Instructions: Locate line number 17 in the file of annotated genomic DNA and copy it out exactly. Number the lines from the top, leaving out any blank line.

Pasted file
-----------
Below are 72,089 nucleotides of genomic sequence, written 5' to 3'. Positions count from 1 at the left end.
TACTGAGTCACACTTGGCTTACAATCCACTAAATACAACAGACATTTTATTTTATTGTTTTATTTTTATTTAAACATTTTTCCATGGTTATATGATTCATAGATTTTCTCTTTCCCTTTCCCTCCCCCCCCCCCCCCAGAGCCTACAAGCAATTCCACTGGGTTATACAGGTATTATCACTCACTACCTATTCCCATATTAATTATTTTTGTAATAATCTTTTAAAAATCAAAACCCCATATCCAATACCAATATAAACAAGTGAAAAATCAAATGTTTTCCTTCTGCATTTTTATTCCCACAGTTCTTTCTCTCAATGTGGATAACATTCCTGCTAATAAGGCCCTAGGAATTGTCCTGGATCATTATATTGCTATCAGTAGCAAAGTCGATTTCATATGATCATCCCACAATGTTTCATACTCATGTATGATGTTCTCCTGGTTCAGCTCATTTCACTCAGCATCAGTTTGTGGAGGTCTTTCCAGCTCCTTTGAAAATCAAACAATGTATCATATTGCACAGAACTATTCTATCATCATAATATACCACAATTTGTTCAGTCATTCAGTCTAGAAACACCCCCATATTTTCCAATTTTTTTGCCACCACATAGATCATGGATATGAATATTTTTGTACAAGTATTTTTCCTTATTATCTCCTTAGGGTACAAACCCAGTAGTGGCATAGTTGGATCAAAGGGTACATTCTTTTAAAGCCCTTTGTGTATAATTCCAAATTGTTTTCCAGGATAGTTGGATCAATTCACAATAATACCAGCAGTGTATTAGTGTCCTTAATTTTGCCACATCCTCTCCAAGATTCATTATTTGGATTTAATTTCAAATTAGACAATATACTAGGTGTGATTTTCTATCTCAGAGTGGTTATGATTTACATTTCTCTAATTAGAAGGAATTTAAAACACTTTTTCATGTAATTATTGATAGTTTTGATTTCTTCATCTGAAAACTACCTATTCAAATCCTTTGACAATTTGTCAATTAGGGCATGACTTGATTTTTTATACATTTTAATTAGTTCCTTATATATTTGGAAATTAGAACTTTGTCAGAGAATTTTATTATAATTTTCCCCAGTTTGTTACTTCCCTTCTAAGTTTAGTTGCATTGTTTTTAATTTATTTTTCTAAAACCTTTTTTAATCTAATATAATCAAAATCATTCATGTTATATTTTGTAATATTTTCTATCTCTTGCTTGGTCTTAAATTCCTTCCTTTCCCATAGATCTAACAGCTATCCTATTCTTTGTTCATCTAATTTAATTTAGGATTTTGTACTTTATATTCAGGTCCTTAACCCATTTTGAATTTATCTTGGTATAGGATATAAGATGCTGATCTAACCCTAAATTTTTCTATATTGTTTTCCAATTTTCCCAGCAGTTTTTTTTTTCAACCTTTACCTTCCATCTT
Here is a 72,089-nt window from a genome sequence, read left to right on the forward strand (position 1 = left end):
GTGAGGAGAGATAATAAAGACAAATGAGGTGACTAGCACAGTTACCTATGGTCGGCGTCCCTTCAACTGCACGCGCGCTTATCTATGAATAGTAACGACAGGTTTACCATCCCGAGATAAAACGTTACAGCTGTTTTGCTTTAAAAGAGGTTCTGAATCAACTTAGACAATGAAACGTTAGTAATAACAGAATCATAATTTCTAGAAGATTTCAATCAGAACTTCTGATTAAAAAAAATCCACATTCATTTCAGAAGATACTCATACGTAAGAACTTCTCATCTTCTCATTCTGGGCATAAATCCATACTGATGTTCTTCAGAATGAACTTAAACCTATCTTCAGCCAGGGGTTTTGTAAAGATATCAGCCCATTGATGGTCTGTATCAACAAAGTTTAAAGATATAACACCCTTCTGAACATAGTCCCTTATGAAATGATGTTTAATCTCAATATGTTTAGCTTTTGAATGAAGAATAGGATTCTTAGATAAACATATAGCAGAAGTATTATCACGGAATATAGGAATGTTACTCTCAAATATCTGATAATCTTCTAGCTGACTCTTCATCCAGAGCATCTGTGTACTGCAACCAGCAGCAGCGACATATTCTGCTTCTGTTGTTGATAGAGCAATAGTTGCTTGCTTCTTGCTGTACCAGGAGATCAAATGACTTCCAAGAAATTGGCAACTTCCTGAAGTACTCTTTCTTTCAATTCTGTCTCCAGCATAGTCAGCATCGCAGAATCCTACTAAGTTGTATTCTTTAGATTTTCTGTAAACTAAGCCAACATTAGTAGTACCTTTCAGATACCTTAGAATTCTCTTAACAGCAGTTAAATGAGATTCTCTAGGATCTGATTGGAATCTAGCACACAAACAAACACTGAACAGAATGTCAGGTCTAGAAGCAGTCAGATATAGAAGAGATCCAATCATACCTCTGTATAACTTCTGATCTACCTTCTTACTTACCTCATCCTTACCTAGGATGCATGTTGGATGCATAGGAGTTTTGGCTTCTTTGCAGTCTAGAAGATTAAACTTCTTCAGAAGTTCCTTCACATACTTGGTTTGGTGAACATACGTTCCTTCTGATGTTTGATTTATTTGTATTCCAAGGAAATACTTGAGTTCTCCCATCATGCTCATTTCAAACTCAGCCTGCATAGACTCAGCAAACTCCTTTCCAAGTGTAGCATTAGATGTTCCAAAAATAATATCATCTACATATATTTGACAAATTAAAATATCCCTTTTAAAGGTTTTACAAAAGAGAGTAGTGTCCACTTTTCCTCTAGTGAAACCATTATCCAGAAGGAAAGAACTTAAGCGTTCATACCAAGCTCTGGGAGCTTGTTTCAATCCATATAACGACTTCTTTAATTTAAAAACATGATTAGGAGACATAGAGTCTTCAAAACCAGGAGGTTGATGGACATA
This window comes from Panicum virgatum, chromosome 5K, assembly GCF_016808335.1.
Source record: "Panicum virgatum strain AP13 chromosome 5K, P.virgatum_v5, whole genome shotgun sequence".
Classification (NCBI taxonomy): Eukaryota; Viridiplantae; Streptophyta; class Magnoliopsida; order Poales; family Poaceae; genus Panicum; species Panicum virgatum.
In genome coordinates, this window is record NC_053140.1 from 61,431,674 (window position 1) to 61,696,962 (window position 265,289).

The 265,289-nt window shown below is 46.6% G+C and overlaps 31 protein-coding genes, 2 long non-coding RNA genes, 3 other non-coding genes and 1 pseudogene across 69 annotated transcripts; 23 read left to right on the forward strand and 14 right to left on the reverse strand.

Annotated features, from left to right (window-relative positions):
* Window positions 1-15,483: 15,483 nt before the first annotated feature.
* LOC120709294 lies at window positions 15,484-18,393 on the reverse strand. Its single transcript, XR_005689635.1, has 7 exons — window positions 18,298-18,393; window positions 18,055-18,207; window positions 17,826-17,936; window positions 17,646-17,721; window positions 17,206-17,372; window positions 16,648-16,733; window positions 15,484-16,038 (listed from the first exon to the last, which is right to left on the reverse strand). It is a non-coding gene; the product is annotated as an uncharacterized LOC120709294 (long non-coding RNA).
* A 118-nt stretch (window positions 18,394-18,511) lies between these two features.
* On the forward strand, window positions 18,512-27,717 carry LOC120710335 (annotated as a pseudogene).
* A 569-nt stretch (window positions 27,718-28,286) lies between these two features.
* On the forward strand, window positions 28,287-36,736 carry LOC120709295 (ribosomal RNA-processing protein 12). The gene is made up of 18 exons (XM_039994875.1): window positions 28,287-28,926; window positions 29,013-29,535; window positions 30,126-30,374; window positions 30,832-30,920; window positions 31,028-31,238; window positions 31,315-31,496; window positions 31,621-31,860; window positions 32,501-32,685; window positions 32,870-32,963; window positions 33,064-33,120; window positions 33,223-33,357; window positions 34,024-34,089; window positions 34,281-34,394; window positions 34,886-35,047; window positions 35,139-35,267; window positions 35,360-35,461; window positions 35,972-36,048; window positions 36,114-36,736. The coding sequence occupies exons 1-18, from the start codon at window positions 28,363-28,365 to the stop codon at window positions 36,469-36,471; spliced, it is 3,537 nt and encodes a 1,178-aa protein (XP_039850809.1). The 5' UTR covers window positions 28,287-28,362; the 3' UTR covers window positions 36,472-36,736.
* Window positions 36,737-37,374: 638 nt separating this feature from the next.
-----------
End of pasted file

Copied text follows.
* Window positions 36,737-37,374: 638 nt separating this feature from the next.